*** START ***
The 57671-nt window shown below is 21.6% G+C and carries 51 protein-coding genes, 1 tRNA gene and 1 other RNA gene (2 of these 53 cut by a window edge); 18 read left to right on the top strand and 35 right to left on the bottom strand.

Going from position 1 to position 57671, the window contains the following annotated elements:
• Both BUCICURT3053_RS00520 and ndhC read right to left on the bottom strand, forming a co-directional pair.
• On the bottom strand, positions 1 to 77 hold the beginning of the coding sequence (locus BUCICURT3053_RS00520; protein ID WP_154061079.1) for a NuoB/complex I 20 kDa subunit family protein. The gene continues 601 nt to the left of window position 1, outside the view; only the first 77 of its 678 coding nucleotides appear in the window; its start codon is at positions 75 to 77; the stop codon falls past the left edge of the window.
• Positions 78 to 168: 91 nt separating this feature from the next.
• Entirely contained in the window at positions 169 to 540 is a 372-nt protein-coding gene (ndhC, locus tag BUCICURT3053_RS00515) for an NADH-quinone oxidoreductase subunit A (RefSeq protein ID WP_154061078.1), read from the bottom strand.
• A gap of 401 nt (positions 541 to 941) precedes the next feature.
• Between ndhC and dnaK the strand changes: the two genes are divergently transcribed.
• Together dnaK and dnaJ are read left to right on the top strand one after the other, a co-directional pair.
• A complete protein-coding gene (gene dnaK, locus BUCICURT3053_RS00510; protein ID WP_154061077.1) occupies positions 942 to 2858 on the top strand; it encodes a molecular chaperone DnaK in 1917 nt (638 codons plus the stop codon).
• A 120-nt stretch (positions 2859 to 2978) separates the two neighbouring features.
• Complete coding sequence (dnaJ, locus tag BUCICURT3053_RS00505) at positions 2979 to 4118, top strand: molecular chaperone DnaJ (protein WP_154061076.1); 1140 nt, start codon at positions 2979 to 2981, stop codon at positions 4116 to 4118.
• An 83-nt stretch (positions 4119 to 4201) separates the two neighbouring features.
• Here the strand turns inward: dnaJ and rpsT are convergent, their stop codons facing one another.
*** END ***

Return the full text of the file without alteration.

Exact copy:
The 57671-nt window shown below is 21.6% G+C and carries 51 protein-coding genes, 1 tRNA gene and 1 other RNA gene (2 of these 53 cut by a window edge); 18 read left to right on the top strand and 35 right to left on the bottom strand.

Going from position 1 to position 57671, the window contains the following annotated elements:
• Both BUCICURT3053_RS00520 and ndhC read right to left on the bottom strand, forming a co-directional pair.
• On the bottom strand, positions 1 to 77 hold the beginning of the coding sequence (locus BUCICURT3053_RS00520; protein ID WP_154061079.1) for a NuoB/complex I 20 kDa subunit family protein. The gene continues 601 nt to the left of window position 1, outside the view; only the first 77 of its 678 coding nucleotides appear in the window; its start codon is at positions 75 to 77; the stop codon falls past the left edge of the window.
• Positions 78 to 168: 91 nt separating this feature from the next.
• Entirely contained in the window at positions 169 to 540 is a 372-nt protein-coding gene (ndhC, locus tag BUCICURT3053_RS00515) for an NADH-quinone oxidoreductase subunit A (RefSeq protein ID WP_154061078.1), read from the bottom strand.
• A gap of 401 nt (positions 541 to 941) precedes the next feature.
• Between ndhC and dnaK the strand changes: the two genes are divergently transcribed.
• Together dnaK and dnaJ are read left to right on the top strand one after the other, a co-directional pair.
• A complete protein-coding gene (gene dnaK, locus BUCICURT3053_RS00510; protein ID WP_154061077.1) occupies positions 942 to 2858 on the top strand; it encodes a molecular chaperone DnaK in 1917 nt (638 codons plus the stop codon).
• A 120-nt stretch (positions 2859 to 2978) separates the two neighbouring features.
• Complete coding sequence (dnaJ, locus tag BUCICURT3053_RS00505) at positions 2979 to 4118, top strand: molecular chaperone DnaJ (protein WP_154061076.1); 1140 nt, start codon at positions 2979 to 2981, stop codon at positions 4116 to 4118.
• An 83-nt stretch (positions 4119 to 4201) separates the two neighbouring features.
• Here the strand turns inward: dnaJ and rpsT are convergent, their stop codons facing one another.